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This is what I am trying to accomplish:

|---------| |----------|
| TableC1 | | TableC2  |
|---------| |----------|
     |------------|
     | TableC3    |
     |------------|

THis above which you can see is what I am trying to accomplish. TableCell1 and TableCell2 nicely align in the center of the table, but since I want to have only a single table-cell underneath them, the TableCell3 just goes to one of the sides, left or right doesn't matter.

This is a snippet of how I've written it:

HTML:

<table id = "some-boxes">

<tr>
<td id = "first-box">
SOME TEXT101
</td>

<td id = "second-box">
SOME TEXT202
</td>
</tr>

<td id = "third-box">
SOME TEXT303
</td>
</table

CSS:

#first-box{
   width: 100px;
}
#second-box{
   width: 100px;
}
#third-box{
   width: 200px;
   text-align: center;
   margin-left: 50%;
   margin-left: 50%;
}

Hope someone has an answer to this mystery of mine. Thanks in regards :)

share|improve this question
    
Is there a reason you wish to use a table and not just use divs? Div example: jsfiddle.net/A7hAX –  DMoses Jan 15 '13 at 21:56
    
Not only is the markup not well formed (missing tr for the last cell), but this doesn't look like tabular data. –  cimmanon Jan 15 '13 at 22:01
    
I missed the tr on purpose on the last one, because it made the table-cell move to one site - I believed. Therefore I removed it in hope of making it more movable. –  JohnSmith Jan 15 '13 at 22:16

4 Answers 4

up vote 4 down vote accepted

Use colspan to specify how many columns you want the <td> tag to take up.

<td id = "third-box" colspan="2">
SOME TEXT303
</td>

Here is a visual example. I just enabled borders to demonstrate: http://codepen.io/AlienHoboken/pen/uFlIC

Also, you can get rid of the margin rules.

share|improve this answer
    
colspan="2". 2 how much 2px 2cm 2mm... columns? What. Anyway I will change to divs again and things will I guess become a little easier if this doesn't work. Thank you! –  JohnSmith Jan 15 '13 at 22:14
    
@johnsmith colspan="2", "col" is the unit of measurement. As in the table cell will span two columns. Aside from emails and tabular data you really shouldn't use tables because you end up having to follow annoying nesting rules like this. –  Swordfish0321 Jan 15 '13 at 22:21
    
@JohnSmith Colspan is measured in columns. Each <td> in a <tr> takes up one column. So when you say colspan="2" you are saying, I want you to take up TWO columns instead of one. –  AlienHoboken Jan 15 '13 at 22:58

Table cells do not obey margin or object alignment rules. They have defined positions in a table. The first cell in row 2 will always start below the first cell in row 1. You can make the cell span two columns using colspan=2, but it cannot partially overlap another cell unless you play math games with column spanning. You are better off using CSS positioning on div items.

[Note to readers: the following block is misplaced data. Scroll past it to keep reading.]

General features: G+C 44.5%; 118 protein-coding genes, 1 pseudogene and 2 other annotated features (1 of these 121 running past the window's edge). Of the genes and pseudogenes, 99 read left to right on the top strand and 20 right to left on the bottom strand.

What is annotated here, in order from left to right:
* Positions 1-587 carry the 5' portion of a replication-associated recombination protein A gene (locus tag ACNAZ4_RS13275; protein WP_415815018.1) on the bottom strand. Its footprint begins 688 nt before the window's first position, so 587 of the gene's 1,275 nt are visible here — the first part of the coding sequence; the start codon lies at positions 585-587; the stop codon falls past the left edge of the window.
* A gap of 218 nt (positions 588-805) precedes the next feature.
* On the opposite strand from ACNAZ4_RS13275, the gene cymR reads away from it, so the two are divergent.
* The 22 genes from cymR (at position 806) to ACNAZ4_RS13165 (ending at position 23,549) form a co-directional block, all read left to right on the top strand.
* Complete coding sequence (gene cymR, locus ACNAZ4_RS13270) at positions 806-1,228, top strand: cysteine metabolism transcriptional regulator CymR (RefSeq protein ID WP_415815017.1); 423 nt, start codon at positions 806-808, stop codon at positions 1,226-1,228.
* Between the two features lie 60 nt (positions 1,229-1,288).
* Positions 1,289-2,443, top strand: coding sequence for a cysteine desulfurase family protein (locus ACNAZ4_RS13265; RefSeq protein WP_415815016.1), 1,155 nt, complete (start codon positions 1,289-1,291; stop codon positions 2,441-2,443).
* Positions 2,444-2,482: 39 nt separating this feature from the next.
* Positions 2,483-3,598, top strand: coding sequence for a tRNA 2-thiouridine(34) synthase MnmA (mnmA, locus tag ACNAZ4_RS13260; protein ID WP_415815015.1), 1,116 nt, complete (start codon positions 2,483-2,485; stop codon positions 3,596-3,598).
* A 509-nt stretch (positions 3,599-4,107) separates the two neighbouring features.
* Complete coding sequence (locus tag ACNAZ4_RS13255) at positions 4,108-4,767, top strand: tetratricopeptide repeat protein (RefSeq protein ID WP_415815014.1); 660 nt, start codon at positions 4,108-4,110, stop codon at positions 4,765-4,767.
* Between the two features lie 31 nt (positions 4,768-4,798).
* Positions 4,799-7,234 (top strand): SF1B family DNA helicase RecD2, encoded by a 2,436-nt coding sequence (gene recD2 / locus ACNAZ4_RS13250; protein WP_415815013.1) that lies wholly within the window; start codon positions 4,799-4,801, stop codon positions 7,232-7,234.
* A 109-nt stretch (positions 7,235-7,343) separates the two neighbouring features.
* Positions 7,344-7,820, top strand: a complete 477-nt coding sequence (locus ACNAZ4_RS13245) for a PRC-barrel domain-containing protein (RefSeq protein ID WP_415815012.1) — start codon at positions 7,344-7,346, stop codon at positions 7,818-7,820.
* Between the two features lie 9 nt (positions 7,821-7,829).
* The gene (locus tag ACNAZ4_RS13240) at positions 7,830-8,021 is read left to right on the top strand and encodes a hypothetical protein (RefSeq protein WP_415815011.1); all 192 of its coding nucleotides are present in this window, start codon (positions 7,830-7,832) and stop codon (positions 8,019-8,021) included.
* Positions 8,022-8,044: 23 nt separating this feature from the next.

share|improve this answer
    
Okey, then I'll just switch to using divs. You seen I was convinced that using table cells would be easier, than using divs. Well I guess I'll just change then. Gracias! =) –  JohnSmith Jan 15 '13 at 22:13

If you're in a position where the markup cannot be modified, this will work:

http://jsfiddle.net/Aam6T/

table#some-boxes, table#some-boxes tr {
  display: block;
  text-align: center;
}

table#some-boxes td {
  display: inline-block;
  border: 1px solid;
}

However, the cells in the preceding rows won't line up anymore.

share|improve this answer

First of all, you should correct your table by wrapping a <tr></tr> tag around <td id="third-box">...</td>. Then you should use the colspan atrribute within #third-box.

<table id="some-boxes">
    <tr>
        <td id="first-box">
            SOME TEXT101
        </td>
        <td id="second-box">
            SOME TEXT202
        </td>
    </tr>
    <tr>
        <td id="third-box" colspan="2">
            SOME TEXT303
        </td>
    </tr>
</table>

This above will give you a full-table-width third cell on the second row. But if you want to produce the exact table in your 'drawing' (the third cell with the same size and centered on the second row):

<table id="some-boxes">
    <tr>
        <td id="first-box">
            SOME TEXT101
        </td>
        <td id="second-box">
            SOME TEXT202
        </td>
    </tr>
    <tr>
        <td id="third-box" colspan="2">
            <div id="third-box-inner">
                SOME TEXT303
            </div>
        </td>
    </tr>
</table>

With an additional CSS decleration:

div#third-box-inner
{
    width: 100px;
    text-align: center;
    margin-left: 50px;
}

One more suggestion: I wouldn't use spaces before and after the equal sign when setting HTML attributes.

Hope this helps.

share|improve this answer
    
Thanks for the help. I think I've got enough tips to last for a while and I guess also 3 or 4 actual solutions. Though why shouldn't I use spaces after and before the equal sign? Is that bad? It's just a "trying to be coder neat" practice I have. –  JohnSmith Jan 15 '13 at 22:19
    
It's not wrong to use spaces and browsers will handle them. But whitespace will add extra bytes to your document and since too many attributes are used in an HTML document, I would really consider this to avoid unnecessary bandwidth usage. –  Onur Yıldırım Jan 15 '13 at 22:25

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